Perhaps it’s due to the pandemic, or the hipster movement, but whatever the cause it seems that there is a resurgence of facial hair growth. As a frequent beard grower myself, I welcome the renewed popularity of the “soup strainer”. When my beard makes an appearance, it’s not my wife’s favorite look, but she is willing to abide as long as I keep my facial hair tidy. In addition to regular trimming, that also means using beard oil and running a comb through it daily to tame the beast. As a woodworker, I thought it would be fun to make my own comb, and a great way to use up a small, miscellaneous piece of wood.
The teeth on a beard comb are tiny, which makes them vulnerable to snapping off. Therefore, be sure to choose stock that is hard and has straight grain. I used Wenge because I had a small plank on hand, and its tight pattern of contrasting colors brings visual interest to this small project. Other good choices would include maple, walnut, oak or other domestic hardwood species.
Mark for overall shape.
I started with a piece of stock that was 3/4” thick by 4”. You don’t need much length of this project, but I recommend starting with a plank that is at least 12” long, as this gives you a long/safe “handle” as you make your cuts on the bandsaw.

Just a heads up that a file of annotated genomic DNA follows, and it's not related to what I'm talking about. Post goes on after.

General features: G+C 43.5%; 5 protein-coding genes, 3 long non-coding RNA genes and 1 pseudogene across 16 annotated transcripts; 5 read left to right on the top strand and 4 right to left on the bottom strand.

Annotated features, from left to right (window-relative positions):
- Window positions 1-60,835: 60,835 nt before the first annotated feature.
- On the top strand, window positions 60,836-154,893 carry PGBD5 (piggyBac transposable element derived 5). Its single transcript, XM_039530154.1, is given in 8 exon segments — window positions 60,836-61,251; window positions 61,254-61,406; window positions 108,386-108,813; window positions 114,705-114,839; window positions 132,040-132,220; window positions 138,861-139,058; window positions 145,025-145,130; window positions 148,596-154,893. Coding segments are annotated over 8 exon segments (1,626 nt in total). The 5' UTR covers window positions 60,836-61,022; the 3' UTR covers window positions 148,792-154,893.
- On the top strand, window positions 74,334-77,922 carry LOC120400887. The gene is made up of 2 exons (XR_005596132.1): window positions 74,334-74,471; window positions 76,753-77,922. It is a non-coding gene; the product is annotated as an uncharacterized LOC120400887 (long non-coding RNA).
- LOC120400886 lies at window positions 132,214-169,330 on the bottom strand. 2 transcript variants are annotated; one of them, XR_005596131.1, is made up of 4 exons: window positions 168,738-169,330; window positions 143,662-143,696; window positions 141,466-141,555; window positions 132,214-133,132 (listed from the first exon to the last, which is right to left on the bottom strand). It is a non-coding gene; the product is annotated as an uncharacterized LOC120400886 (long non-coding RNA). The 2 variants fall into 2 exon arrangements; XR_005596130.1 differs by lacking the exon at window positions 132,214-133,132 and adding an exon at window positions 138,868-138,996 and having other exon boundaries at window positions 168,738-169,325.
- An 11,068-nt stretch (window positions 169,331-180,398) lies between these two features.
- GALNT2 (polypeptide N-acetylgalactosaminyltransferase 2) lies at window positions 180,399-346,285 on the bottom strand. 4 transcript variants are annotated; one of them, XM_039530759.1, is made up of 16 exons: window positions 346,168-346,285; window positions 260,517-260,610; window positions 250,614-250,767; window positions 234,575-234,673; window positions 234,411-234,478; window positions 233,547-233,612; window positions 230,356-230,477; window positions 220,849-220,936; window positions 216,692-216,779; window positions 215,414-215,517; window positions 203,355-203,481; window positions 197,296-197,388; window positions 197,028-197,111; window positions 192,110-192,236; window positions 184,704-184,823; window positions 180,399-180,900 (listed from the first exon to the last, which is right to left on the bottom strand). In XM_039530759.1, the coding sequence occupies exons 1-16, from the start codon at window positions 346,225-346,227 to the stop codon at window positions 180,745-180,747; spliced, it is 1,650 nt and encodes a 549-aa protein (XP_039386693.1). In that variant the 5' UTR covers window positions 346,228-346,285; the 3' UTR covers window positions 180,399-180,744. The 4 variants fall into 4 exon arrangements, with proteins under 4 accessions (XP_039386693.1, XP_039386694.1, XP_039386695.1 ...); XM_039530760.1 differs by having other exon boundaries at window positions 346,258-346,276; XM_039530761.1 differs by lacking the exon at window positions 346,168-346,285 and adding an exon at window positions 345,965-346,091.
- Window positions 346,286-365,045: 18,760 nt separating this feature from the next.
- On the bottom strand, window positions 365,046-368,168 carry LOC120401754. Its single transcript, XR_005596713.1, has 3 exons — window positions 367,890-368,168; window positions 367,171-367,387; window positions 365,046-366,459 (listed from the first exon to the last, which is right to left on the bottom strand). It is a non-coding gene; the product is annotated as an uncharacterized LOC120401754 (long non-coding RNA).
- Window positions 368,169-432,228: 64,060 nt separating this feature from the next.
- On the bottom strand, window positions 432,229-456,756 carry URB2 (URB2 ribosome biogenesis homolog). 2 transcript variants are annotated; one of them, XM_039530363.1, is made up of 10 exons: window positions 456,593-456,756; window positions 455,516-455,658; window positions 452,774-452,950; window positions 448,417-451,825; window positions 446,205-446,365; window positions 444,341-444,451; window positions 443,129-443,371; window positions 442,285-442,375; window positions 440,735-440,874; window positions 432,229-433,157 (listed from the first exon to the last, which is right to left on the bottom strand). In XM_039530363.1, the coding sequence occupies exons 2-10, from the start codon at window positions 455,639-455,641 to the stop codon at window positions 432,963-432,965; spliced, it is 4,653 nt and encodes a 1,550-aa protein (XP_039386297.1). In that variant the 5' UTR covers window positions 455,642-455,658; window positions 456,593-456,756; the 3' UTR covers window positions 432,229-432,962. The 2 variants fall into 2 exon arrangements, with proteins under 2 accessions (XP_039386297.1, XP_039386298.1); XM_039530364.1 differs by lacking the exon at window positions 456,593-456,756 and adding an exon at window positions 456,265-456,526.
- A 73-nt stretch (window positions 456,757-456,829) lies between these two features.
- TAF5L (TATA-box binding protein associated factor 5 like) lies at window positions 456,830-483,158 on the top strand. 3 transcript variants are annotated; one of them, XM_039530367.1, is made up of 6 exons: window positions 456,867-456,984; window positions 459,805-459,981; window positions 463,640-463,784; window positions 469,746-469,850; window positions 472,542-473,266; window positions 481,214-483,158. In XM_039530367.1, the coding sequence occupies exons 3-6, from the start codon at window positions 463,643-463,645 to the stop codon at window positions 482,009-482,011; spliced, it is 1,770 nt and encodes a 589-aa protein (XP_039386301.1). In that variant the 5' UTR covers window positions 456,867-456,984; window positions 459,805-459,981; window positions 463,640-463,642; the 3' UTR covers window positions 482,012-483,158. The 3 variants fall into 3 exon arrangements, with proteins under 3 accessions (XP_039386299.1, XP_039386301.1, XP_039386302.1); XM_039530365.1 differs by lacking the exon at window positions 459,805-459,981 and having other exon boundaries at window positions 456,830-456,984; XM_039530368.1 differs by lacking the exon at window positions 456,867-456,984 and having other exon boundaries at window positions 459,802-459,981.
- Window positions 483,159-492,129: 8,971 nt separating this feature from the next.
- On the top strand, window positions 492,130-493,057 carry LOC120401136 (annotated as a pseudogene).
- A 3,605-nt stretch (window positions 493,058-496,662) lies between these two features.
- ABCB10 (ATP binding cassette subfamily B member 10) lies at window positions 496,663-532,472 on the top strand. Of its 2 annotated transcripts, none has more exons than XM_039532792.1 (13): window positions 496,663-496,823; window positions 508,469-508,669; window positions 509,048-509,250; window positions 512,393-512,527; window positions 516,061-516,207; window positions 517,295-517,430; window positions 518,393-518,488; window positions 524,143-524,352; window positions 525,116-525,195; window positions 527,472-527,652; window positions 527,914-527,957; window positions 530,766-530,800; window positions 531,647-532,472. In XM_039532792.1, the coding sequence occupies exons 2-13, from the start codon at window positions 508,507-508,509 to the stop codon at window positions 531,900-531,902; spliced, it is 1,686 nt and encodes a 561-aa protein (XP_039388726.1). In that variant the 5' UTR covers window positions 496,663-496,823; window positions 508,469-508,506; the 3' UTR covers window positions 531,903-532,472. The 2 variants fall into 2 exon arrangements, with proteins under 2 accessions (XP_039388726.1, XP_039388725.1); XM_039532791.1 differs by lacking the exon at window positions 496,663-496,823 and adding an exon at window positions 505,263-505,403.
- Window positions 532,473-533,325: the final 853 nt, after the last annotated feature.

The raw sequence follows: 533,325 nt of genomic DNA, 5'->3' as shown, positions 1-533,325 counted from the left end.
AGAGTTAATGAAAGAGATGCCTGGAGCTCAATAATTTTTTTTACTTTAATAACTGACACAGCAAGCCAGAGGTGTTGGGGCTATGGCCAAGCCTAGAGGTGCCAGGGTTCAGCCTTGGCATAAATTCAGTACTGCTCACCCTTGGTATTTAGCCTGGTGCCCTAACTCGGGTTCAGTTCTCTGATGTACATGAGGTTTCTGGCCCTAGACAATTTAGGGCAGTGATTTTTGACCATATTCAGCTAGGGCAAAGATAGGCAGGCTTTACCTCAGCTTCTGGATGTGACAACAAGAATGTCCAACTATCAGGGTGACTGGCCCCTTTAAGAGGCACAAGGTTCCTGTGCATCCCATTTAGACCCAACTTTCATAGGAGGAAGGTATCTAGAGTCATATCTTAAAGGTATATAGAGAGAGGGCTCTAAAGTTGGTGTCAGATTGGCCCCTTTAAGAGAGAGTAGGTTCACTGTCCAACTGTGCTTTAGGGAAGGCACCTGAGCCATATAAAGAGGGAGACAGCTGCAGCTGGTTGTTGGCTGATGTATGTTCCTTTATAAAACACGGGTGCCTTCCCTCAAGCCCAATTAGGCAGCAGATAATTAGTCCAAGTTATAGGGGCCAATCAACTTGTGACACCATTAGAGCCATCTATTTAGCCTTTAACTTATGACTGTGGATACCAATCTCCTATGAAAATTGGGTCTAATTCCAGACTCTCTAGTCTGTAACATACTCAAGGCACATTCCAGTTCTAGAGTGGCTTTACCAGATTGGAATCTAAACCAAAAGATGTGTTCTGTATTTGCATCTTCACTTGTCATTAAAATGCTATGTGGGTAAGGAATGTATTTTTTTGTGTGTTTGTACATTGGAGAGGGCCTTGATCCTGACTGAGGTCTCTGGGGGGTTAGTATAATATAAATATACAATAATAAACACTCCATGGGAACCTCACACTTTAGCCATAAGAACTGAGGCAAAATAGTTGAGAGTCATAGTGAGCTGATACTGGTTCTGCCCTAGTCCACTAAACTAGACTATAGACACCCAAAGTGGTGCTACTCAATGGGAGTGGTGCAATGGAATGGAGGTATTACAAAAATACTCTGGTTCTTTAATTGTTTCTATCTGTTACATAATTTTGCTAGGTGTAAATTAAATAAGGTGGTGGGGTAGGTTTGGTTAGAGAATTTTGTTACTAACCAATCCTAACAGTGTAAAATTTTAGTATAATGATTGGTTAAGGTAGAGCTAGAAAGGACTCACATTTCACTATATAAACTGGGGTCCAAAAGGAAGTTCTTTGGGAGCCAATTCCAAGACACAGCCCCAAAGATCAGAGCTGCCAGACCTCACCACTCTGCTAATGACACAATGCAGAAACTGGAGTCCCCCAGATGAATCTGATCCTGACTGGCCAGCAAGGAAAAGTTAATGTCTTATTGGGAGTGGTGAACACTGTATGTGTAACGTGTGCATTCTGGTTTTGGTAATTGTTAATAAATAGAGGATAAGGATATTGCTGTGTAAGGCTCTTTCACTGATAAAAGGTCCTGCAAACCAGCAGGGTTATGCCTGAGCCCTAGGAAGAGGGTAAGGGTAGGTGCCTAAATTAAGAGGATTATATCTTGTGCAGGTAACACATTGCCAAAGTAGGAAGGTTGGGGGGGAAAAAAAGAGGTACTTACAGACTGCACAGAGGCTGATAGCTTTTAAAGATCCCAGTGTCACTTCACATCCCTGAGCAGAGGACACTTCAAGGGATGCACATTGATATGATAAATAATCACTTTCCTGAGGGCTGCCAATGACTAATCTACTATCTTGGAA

Mark for teeth.
Draw lines for the outside teeth as well as the baseline that will indicate the top of the teeth. I left 3/8” at each side that would not be cut into teeth, and drew a baseline that indicated a tooth length of 3/4”.
Make tooth cuts.
Position a stop block to establish consistent tooth length. I did this by clamping a piece of scrap wood to the table on my Laguna 18bx bandsaw. A bandsaw is a perfect tool for making the tooth cuts because it leaves a kerf that is an ideal size for a beard comb. If you choose to use a table saw for this operation, I would suggest using a circular saw blade with a 1/16” kerf, and you will want to rig up a jig that can hold the piece vertically as you run it through the cuts.
Make the tapering cuts.
After all of the teeth are cut, set the piece on edge and cut to your lines, leaving 1/8” of thickness on the tip, and exiting the work piece at the top of the comb.
Now is a great time to do a lot of the sanding because the comb is still attached to the longer board, making it much easier to handle while you sand. Here I have the work piece in a bench vise while I carefully sand between the teeth. Sand thoroughly and aggressively to remove any imperfections that might snag your beard while you are combing.
I decided to add some additional flair to the comb and I used a Dremel tool to carve some dimples, making it easier to grip. I also used a roll of tape as a “fancy guide” to mark a curved line to indicate the top of the comb.
Use your bandsaw to cut the curved top line, leaving the line so that you can sand to it.
Apply some finish.
After sanding the curved top, I used Pita’s Wood Therapy Wax to finish this project. It’s a non-toxic finish that can be easily refreshed, and it leaves wood feeling smooth and luxurious.
If you want to watch a video of this project being made, check out the ToolMetrix YouTube channel.